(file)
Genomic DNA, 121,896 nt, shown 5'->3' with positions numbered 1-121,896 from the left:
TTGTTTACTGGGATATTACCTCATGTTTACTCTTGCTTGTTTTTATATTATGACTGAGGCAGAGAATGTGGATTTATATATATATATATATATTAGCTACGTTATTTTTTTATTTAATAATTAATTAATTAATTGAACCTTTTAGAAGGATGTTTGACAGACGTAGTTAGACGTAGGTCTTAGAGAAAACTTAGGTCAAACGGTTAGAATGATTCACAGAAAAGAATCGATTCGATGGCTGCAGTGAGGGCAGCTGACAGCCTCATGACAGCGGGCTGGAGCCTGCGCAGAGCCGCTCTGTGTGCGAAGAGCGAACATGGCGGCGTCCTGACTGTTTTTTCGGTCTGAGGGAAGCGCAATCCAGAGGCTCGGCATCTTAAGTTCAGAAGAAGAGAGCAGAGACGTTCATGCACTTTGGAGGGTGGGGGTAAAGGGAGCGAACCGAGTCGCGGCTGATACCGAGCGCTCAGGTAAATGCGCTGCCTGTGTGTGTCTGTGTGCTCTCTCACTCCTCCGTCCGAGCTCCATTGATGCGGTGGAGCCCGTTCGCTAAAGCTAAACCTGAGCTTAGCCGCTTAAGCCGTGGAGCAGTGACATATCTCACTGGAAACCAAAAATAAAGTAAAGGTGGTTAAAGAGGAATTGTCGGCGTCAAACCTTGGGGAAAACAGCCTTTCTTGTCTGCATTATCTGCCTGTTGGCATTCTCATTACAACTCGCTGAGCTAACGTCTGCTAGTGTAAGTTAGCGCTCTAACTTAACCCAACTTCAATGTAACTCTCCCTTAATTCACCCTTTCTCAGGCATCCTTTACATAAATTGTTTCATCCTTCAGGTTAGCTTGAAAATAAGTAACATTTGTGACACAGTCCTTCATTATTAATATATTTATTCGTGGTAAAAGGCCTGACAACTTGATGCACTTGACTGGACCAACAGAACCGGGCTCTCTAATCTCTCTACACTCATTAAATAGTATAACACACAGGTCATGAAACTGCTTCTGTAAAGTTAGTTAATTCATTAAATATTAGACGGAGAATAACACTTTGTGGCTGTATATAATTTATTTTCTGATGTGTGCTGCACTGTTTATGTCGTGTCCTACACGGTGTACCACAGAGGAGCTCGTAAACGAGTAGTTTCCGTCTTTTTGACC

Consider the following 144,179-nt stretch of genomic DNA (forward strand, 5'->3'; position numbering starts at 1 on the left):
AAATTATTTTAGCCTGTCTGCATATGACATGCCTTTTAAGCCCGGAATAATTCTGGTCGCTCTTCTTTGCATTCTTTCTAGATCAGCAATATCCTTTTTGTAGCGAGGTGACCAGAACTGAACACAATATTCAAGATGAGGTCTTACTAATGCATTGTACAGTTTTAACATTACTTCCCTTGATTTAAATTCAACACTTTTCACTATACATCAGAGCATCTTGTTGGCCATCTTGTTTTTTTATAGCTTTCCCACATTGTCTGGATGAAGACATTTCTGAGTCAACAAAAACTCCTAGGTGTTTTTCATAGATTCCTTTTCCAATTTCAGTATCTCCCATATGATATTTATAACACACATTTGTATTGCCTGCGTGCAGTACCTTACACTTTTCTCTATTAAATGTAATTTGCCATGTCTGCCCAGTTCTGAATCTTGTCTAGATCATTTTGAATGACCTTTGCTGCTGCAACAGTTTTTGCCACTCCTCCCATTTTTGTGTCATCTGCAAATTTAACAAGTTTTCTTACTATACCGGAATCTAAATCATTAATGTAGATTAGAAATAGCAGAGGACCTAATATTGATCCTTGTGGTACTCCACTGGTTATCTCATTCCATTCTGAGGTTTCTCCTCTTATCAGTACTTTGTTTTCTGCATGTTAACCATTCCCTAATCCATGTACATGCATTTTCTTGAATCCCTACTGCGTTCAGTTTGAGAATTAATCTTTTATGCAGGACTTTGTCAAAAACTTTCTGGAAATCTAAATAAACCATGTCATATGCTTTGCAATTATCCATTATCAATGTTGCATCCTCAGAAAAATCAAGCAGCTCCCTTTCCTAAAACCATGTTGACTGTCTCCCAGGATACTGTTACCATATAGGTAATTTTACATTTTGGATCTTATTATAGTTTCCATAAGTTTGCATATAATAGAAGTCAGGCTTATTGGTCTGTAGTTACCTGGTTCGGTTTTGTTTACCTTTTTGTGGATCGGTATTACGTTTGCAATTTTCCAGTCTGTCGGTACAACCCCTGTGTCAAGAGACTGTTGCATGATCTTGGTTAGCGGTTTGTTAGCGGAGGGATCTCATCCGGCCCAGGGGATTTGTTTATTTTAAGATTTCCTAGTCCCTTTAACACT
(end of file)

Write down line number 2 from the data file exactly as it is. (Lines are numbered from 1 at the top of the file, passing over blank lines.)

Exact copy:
TTGTTTACTGGGATATTACCTCATGTTTACTCTTGCTTGTTTTTATATTATGACTGAGGCAGAGAATGTGGATTTATATATATATATATATATTAGCTACGTTATTTTTTTATTTAATAATTAATTAATTAATTGAACCTTTTAGAAGGATGTTTGACAGACGTAGTTAGACGTAGGTCTTAGAGAAAACTTAGGTCAAACGGTTAGAATGATTCACAGAAAAGAATCGATTCGATGGCTGCAGTGAGGGCAGCTGACAGCCTCATGACAGCGGGCTGGAGCCTGCGCAGAGCCGCTCTGTGTGCGAAGAGCGAACATGGCGGCGTCCTGACTGTTTTTTCGGTCTGAGGGAAGCGCAATCCAGAGGCTCGGCATCTTAAGTTCAGAAGAAGAGAGCAGAGACGTTCATGCACTTTGGAGGGTGGGGGTAAAGGGAGCGAACCGAGTCGCGGCTGATACCGAGCGCTCAGGTAAATGCGCTGCCTGTGTGTGTCTGTGTGCTCTCTCACTCCTCCGTCCGAGCTCCATTGATGCGGTGGAGCCCGTTCGCTAAAGCTAAACCTGAGCTTAGCCGCTTAAGCCGTGGAGCAGTGACATATCTCACTGGAAACCAAAAATAAAGTAAAGGTGGTTAAAGAGGAATTGTCGGCGTCAAACCTTGGGGAAAACAGCCTTTCTTGTCTGCATTATCTGCCTGTTGGCATTCTCATTACAACTCGCTGAGCTAACGTCTGCTAGTGTAAGTTAGCGCTCTAACTTAACCCAACTTCAATGTAACTCTCCCTTAATTCACCCTTTCTCAGGCATCCTTTACATAAATTGTTTCATCCTTCAGGTTAGCTTGAAAATAAGTAACATTTGTGACACAGTCCTTCATTATTAATATATTTATTCGTGGTAAAAGGCCTGACAACTTGATGCACTTGACTGGACCAACAGAACCGGGCTCTCTAATCTCTCTACACTCATTAAATAGTATAACACACAGGTCATGAAACTGCTTCTGTAAAGTTAGTTAATTCATTAAATATTAGACGGAGAATAACACTTTGTGGCTGTATATAATTTATTTTCTGATGTGTGCTGCACTGTTTATGTCGTGTCCTACACGGTGTACCACAGAGGAGCTCGTAAACGAGTAGTTTCCGTCTTTTTGACC